3. ^ Mares, Lluvia (2006-01-27). "Abilene home to three distinguished colleges". Abilene Reporter-News. Retrieved 2008-08-06. 
  4. ^ a b "Tech History". Texas Tech University. Retrieved 2008-08-06. [dead link]
  5. ^ a b c d "Handbook of Texas Online: Texas Tech University". Texas State Historical Association. Retrieved 2008-03-28. 
  6. ^ a b "Texas Tech a Major Part of Hub City History". KCBD. 2008-07-02. Retrieved 2008-07-31. 
  7. ^ Reynolds, John. "Three universities power higher education in Lubbock". Lubbock Avalanche-Journal. Retrieved 2008-08-06. 
  8. ^ "Texas Tech University Archives". Southwest Collection. Retrieved 2008-08-20. 
  9. ^ "College of Arts and Sciences". Texas Tech University System. Retrieved 2008-08-09. [dead link]
  10. ^ Arenas, Jesus (2001-06-23). "Joining of communities led to Lubbock". Lubbock Avalanche-Journal. Retrieved 2008-08-09. 
  11. ^ Barrick, Nolan (1985). Texas Tech... The Unobserved Heritage. Lubbock, Texas: Texas Tech University Press. p. 38. ISBN 0-89672-125-6. 
  12. ^ "Origin of the Double T". Texas Tech University. Retrieved 2009-10-16. 
  13. ^ "Make Mine a Double T". Texas Tech University. Retrieved 2009-10-16. 
  14. ^ "Double T Symbol". Texas Tech University. Retrieved 2008-08-19. 
  15. ^ "Raw Enrollment Data". Texas Tech University. Retrieved 2008-08-22. 
  16. ^ a b Clark, Robert (January–February 1990). "The Name Change Controversy" (PDF). Southwest Collection. Retrieved 2008-07-31. 
  17. ^ a b Siegrist, Nikki (2003-03-03). "Tech Traditions: Fighting for Change". The Daily Toreador. Retrieved 2008-08-09. 
  18. ^ "About Us: History". Texas Tech Alumni Association. Retrieved 2008-08-10. 
  19. ^ Hensley, Doug. "Triumph, tragedy in world's spotlight". Lubbock Avalanche-Journal. Retrieved 2008-08-10. 
  20. ^ a b Elizabeth Langton. "Tech began playing name-change game in '50s". Lubbock Avalanche-Journal. Archived from the original on 2002-01-23. Retrieved 2008-08-10.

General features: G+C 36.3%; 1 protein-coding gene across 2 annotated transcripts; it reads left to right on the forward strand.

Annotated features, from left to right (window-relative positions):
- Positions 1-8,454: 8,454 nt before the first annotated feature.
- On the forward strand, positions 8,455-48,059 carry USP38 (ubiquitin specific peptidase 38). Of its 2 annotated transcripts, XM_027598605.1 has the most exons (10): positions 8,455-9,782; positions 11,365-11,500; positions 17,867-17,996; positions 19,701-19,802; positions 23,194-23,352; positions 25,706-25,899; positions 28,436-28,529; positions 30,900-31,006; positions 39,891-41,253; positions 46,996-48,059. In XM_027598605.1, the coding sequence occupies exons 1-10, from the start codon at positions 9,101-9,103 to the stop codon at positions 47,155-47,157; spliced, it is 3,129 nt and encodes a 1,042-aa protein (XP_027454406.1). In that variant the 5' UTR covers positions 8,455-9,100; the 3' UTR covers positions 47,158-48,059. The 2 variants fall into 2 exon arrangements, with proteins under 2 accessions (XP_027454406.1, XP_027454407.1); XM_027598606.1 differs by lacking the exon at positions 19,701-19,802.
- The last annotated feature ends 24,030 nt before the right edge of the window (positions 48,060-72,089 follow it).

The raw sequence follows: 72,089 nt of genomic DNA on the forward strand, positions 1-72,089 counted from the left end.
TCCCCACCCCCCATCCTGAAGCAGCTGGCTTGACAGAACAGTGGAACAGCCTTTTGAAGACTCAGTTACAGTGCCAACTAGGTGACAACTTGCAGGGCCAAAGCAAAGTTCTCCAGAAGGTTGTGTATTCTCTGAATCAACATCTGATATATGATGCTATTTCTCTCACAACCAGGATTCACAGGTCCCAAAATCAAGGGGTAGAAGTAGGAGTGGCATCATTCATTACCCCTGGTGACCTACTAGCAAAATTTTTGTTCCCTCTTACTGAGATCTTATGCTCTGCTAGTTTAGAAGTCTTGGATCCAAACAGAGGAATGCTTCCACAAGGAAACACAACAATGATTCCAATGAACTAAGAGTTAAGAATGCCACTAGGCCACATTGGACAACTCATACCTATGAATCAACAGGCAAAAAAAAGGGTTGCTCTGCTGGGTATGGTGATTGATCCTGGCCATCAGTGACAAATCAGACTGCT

21. ^ "General Information". Texas Tech University Office of Official Publications. Retrieved 2008-08-12. 
  22. ^ Shabazz, Amilcar (2004). Advancing Democracy: African Americans and the Struggle for Access and Equity in Higher Education in Texas. Greensboro, NC: University of North Carolina Press. p. 205. ISBN 978-0-8078-5505-8. 
  23. ^ Scott, Sam (1999-02-07). "Hardaway relates Tech experience". Lubbock Avalanche-Journal. Retrieved 2008-08-27. 
  24. ^ "Texas Tech University Archives: Graduation Milestones". Southwest Collection. Retrieved 2008-08-27. 
  25. ^ a b c "Welcome to Texas Tech". Texas Tech University System. Archived from the original on 2007-12-20. Retrieved 2008-08-20. 
  26. ^ "Texas Tech University Archives: Medical School". Southwest Collection. Retrieved 2008-08-16. 
  27. ^ "Profile: Texas Tech University Health Sciences Center" (PDF). Texas Higher Education Coordinating Board. Retrieved 2008-08-16. 
  28. ^ "Perry suggests Montford for UT System chancellor". KCEN-TV. 2008-04-23. Retrieved 2008-08-15. [dead link]
  29. ^ "Bill: HB 3564". The State of Texas. Retrieved 2008-08-13. 
  30. ^ "Kent Hance Officially Named Chancellor of the Texas Tech University System". Texas Tech University System. Retrieved 2008-08-15. 
  31. ^ a b ""Speech zones" and "speech code" struck down at Texas Tech University". Alliance Defense Fund. Retrieved 2008-08-22. 
  32. ^ Hall, Delany (2003-06-13). "Law student sues Texas Tech over free speech zones: Plaintiff claims First Amendment rights were violated by university". The Daily Texan. Retrieved 2008-08-22. 
  33. ^ Hervey, Christine (2008-04-29). "A look at the Free Speech Zone: Zone offers a default location to express sometimes unpopular ideas". The Del Mar College Foghorn. Retrieved 2008-08-22. 
  34. ^ "Texas House OKs plan to boost more state universities to 'top tier'". The Dallas Morning News. 2009-04-25. Retrieved 2009-04-26. 
  35. ^ Post, Sally (2009-09-02). "Texas Tech Announces TRIP Funds". Texas Tech University. Retrieved 2009-09-03. 
  36. ^ "Bailey did well as Tech president, will be missed on trek to tier one (editorial)". Lubbock Avalanche-Journal. 2012-07-08. p. A12. Retrieved 2012-07-13.